Barbara (region)

From Wikipedia, the free encyclopedia
Jump to: navigation, search
The northern Red Sea coast, referred to as Barbara in the Periplus of the Erythraean Sea.

Barbara, also referred to as Barbaria and Bilad al-Barbar ("Land of the Berbers"), was an ancient region in littoral Northeast Africa. The area was inhabited by the Eastern Barbaroi or Baribah ("Berbers"), as the ancestors of the local Hamitic populations were referred to by ancient Greek and medieval Arab geographers, respectively.[1][2][3][4]

According to the Periplus of the Erythraean Sea, a 1st century CE document written by a Greek merchant based in Alexandria, Barbara extended from Upper Egypt to northeastern Somalia. It indicates that "on the right-hand coast next below Berenice is the country of the Berbers", thereby placing the northernmost part of the ancient territory just under Berenice Troglodytica. Barbara's southern terminus was located at the "Market and Cape of Spices, an abrupt promontory, at the very end of the Berber coast toward the east". These remote Berber entrepôts were known as the "far-side" ports.[5] Archaeological excavations led by Neville Chittick have identified the Market and Cape of Spices as the present-day Damo.[6]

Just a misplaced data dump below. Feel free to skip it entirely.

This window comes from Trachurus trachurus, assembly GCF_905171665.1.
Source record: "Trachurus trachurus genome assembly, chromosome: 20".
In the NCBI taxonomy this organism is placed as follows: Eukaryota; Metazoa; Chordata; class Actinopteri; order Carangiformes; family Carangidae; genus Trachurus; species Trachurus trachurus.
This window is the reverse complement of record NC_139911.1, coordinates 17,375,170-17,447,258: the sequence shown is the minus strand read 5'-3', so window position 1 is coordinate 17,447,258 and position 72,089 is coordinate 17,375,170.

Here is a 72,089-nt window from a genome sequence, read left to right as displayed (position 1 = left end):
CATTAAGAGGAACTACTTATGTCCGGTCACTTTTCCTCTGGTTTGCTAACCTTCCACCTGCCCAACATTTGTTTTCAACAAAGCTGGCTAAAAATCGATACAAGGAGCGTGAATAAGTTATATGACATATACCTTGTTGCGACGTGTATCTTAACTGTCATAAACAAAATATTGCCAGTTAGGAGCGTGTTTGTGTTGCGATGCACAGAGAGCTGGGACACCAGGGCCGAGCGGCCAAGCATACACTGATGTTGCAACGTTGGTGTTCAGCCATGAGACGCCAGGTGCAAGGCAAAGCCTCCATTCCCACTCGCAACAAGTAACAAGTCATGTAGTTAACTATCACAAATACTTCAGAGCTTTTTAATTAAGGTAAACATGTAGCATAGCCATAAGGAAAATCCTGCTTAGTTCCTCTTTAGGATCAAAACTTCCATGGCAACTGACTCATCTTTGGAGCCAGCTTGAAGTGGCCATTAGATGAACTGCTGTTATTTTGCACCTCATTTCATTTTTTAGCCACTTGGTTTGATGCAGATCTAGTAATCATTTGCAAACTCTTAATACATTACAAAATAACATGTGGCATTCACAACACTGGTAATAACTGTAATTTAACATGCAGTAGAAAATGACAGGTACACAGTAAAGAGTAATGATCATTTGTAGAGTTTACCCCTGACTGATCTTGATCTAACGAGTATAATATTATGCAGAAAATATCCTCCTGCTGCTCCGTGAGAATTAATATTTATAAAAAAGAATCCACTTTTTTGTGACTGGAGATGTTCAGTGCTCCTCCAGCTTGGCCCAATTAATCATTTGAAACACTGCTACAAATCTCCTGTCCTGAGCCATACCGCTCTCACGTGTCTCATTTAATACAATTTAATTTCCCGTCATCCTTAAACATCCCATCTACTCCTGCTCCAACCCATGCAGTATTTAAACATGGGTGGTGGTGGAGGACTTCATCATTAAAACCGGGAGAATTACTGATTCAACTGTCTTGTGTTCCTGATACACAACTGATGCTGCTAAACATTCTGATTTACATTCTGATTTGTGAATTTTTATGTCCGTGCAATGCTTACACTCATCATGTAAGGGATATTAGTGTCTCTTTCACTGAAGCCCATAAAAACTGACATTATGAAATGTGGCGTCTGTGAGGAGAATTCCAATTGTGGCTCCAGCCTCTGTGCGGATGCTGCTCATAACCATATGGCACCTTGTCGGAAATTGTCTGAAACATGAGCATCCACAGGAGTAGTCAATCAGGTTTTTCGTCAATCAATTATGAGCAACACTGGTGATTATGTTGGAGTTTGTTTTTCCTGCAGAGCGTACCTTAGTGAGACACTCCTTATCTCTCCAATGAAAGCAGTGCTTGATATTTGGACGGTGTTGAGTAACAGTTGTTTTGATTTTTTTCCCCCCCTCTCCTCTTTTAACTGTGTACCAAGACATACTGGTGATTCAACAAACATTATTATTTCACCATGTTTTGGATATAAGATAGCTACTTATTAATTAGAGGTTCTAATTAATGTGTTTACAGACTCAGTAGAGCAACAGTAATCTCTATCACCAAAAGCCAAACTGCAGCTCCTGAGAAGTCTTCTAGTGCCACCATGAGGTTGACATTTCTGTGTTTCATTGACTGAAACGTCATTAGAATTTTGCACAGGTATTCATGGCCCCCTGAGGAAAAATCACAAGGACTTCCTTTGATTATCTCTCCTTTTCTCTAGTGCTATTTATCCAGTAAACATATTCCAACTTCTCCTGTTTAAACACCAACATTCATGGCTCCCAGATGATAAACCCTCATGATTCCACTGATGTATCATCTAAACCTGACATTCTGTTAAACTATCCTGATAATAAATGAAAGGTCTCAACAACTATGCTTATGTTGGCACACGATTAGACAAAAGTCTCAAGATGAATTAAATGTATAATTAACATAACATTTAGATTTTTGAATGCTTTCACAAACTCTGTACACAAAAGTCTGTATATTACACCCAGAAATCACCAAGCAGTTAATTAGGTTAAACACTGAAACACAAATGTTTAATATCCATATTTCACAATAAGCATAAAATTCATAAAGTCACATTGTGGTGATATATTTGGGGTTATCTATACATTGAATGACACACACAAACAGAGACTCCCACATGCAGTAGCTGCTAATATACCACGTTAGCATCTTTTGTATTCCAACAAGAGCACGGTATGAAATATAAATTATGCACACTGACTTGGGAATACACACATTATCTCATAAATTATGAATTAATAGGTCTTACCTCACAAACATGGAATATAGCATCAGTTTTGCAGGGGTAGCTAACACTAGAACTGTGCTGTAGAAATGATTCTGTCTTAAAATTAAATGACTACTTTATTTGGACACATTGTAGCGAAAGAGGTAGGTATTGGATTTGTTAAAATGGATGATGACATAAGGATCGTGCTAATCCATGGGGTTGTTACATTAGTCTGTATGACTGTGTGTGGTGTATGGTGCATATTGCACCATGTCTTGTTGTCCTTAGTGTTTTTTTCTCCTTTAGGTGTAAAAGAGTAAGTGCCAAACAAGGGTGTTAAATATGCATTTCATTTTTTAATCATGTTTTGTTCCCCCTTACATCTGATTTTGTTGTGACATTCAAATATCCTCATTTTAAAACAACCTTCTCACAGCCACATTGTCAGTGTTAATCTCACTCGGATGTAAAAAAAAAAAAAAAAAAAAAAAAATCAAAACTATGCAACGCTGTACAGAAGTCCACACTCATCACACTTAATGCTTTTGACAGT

Along with the neighboring Habash (Abyssinians) of Al-Habash toward the interior, the Periplus records the Berbers as engaging in extensive commercial exchanges with Egypt and Pre-Islamic Arabia. The travelogue mentions the Berbers trading frankincense, among various other commodities, through their port cities such as Malao, Avalites, Mundus, Mosylon and Opone. Competent seamen, the Periplus' author also indicates that they sailed throughout the Red Sea and Gulf of Aden for trade. The document describes the Berbers' system of governance as decentralized, and essentially consisting of a collection of autonomous city-states.[7] It also indicates that these entrepôts were at the time governed by King Zoskales, who was a frugal but otherwise fair ruler that was conversant with ancient Greek.[5]

See also[edit]


  1. ^ Huntingford, George Wynn Brereton (1980). The Periplus of the Erythraean Sea, Volume 2, Part 4, Issue 151. Ashgate Publishing, Ltd. pp. 59, 83 & 146. ISBN 0904180050. Retrieved 7 June 2016. 
  2. ^ Raunig, Walter (2005). Afrikas Horn: Akten der Ersten Internationalen Littmann-Konferenz 2. bis 5. Mai 2002 in München. Otto Harrassowitz Verlag. p. 130. ISBN 3-447-05175-2. 
  3. ^ F.R.C. Bagley et al., The Last Great Muslim Empires, (Brill: 1997), p.174
  4. ^ James Hastings, Encyclopedia of Religion and Ethics Part 12: V. 12, (Kessinger Publishing, LLC: 2003), p.490
  5. ^ a b Schoff, Wilfred Harvey (1912). The Periplus of the Erythraean Sea: Travel and Trade in the Indian Ocean by a Merchant of the First Century. London, Bombay & Calcutta. Retrieved 7 June 2016. 
  6. ^ Chittick, Neville (1975). An Archaeological Reconnaissance of the Horn: The British-Somali Expedition. pp. 117–133. 
  7. ^ Mohamed Diriye Abdullahi, Culture and Customs of Somalia, (Greenwood Press, 2001), pp.13-14

External links[edit]